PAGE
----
Monday 29 October 2012

To MA or not to MA, that is the question...

by Teri Terry
No, I'm not talking about the big life decision of whether or not to have children! Instead the question is this, one that I get asked a lot when someone finds out I'm doing a creative writing MA: Should you do one? What will you get out of it?
To try to get to the bottom of this, I've enlisted some writing buddies who all have creative writing graduate degrees from different places.

Sunday 28 October 2012

J.K. Rowling - Adversity and Imagination

Something worth watching if you've got a spare 20 minutes this sunny Sunday!

J.K. Rowling gave a Harvard Commencement speech in 2008, where she talked about overcoming adversity and the significant, if painful, benefits of failure. She then talks about where the power of imagination truly lies - not in the ability to escape or picture new things, but in the ability it gives us to empathise with people who are experiencing things we ourselves have not.

Monday 22 October 2012

Maureen says, 'OMG I'm Pitching!'

by Maureen Lynas

To pitch or not to pitch, that may be a question, but is there a right answer?

Confusion reigns.
You’re going to a conference (let’s say SCBWI Winchester 2012 for instance) and some advice is saying PITCH! And some is saying DON’T PITCH. So you go with the latter and decide not to pitch because it would be rude to foist the five page pitch for your ten-ton WIP on an unsuspecting agent queuing for the toilet. And you are a very well brought up author who knows her/his place in the queue.

Monday 15 October 2012

A writer's sugary dream: Book meets cake!

by Sally Poyton

There are few dead certs when writing a book. There is no definitive way to get published; some people win competitions, other meet agents and click, and some get picked off the slush pile. There is no one way to write, either – some see where the writing takes them, others plot and plan meticoulsy before writing a word. No agent or editor can tell you the one thing that makes a good book, as they are all looking for something slightly different. It’s all so... subjective.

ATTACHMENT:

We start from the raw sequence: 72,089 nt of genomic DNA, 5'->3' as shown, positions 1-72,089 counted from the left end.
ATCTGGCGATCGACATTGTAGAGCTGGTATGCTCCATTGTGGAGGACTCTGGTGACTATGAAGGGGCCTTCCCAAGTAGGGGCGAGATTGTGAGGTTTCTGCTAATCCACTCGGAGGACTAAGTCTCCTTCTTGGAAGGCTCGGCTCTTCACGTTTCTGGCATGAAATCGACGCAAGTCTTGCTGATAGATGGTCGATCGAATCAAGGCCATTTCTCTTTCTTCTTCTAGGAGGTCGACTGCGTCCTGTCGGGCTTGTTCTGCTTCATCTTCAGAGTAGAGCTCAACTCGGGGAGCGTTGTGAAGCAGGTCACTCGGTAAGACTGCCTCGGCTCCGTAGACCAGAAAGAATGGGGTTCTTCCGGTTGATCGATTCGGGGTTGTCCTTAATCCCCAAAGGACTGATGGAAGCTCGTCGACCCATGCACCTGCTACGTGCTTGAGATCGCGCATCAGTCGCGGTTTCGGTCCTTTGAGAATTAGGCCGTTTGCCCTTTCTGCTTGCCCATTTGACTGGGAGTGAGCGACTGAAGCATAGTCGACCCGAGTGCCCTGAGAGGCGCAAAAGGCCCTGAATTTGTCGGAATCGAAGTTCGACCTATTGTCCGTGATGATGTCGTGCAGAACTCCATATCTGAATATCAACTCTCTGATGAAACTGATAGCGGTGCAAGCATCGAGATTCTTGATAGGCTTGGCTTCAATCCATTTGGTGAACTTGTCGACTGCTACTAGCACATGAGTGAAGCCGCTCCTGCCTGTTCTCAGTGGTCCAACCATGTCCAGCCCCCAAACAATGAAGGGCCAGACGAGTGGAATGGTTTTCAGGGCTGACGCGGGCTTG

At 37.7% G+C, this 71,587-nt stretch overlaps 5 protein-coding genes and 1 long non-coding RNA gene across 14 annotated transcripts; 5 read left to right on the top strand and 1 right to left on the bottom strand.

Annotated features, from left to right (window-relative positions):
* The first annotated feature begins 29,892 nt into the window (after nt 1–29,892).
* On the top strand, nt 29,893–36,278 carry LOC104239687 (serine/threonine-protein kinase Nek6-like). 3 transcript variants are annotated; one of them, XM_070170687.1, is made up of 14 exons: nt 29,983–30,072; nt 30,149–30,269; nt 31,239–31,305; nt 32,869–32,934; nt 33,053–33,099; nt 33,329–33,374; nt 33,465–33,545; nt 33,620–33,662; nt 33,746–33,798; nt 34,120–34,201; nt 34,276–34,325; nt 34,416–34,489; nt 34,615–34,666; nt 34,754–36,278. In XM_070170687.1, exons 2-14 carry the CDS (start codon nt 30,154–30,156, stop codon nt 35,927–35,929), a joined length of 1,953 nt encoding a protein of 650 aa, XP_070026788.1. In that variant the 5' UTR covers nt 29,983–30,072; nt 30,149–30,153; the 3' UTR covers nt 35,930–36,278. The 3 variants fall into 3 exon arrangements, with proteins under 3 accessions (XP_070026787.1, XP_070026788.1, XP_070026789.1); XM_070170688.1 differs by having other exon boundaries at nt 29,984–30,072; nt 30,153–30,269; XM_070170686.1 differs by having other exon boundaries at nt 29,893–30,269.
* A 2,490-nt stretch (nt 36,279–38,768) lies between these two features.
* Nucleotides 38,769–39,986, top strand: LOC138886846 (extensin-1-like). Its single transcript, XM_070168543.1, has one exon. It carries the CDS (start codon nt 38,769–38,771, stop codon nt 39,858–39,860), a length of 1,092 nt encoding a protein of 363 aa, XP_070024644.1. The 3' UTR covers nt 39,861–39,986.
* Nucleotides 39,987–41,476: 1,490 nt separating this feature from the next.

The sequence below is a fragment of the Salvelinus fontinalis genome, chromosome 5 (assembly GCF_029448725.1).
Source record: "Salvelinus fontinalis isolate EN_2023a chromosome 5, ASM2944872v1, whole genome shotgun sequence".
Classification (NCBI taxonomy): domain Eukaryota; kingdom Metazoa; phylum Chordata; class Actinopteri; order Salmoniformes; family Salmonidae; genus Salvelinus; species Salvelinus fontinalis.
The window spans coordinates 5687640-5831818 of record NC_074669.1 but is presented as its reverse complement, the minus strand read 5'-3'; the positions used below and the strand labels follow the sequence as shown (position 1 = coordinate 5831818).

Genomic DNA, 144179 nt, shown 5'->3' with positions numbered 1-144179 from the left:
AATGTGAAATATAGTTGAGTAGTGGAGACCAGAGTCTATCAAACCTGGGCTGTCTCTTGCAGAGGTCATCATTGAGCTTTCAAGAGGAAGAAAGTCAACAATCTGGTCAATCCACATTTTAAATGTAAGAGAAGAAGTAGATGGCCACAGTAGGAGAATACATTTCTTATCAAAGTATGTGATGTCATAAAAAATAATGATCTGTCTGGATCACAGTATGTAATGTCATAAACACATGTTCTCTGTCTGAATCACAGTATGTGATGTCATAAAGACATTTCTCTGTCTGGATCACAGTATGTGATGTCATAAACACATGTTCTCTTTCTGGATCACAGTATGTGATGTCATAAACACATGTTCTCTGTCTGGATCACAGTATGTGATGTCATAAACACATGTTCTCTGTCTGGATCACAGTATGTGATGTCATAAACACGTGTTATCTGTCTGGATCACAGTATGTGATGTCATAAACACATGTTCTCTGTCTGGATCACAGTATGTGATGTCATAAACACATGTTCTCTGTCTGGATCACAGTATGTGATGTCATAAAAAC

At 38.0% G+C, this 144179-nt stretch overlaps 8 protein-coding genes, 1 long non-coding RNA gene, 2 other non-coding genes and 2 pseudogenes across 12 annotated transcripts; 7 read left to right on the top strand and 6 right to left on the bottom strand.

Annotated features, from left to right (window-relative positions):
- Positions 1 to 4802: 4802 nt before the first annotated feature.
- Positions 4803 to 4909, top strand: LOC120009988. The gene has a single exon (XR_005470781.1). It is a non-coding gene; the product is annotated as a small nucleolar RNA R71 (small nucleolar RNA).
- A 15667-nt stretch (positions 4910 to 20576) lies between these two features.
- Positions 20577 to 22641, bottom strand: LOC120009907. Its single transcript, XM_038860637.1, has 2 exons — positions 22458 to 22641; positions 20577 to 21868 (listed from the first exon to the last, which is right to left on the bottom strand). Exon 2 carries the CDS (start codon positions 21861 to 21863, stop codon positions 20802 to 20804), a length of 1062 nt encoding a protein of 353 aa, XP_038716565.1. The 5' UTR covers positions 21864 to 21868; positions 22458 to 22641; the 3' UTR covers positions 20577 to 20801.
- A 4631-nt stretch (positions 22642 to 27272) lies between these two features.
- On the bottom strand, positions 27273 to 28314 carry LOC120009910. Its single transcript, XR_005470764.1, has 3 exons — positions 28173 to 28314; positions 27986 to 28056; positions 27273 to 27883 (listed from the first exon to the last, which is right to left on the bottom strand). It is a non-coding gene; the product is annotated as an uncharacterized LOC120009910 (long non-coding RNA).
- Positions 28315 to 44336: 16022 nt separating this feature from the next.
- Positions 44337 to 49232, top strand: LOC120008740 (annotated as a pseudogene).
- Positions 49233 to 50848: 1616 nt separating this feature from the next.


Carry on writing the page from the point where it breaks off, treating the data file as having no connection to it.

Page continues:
Saturday 13 October 2012

Writing Conferences: Everyone's a fan-girl, everyone's a writer.

by Jo Wyton

I've just read this fantastic blog by agent Susan Hawk on how to get the most out of a conference, and with the SCBWI (Society of Children's Book Writers and Illustrators) conference creeping ever closer, I have been thinking a lot about my first ever conference experience. It was last year, in fact, and it was nothing short of terrifying.

Monday 8 October 2012

High on Concept, Low in Execution

Eoin Colfer's famous
pitch for Artemis
Fowl: 'Die Hard
with fairies'.
By Candy Gourlay

High Concept books are easy to sell. They offer something unique before you’ve even opened the cover. MORE

This was how our Jo defined High Concept in her brilliant Concept, Concept, Concept post. Jo also very kindly wrote about High Concept from the point of view of a reader here, in which she revealed:

Saturday 6 October 2012

More from the funEverse

No To No Rhyme

To live in a world where there is no rhyme
Would seem to me to be a crime
And surely children need this skill
To prevent them all becoming ill
From: sums and science, laws and rules
Boredom, bedtime, some of school.
To have no rhyme would be a curse,
That's why we have the funEverse!

Friday 5 October 2012

Rhymes From The funEverse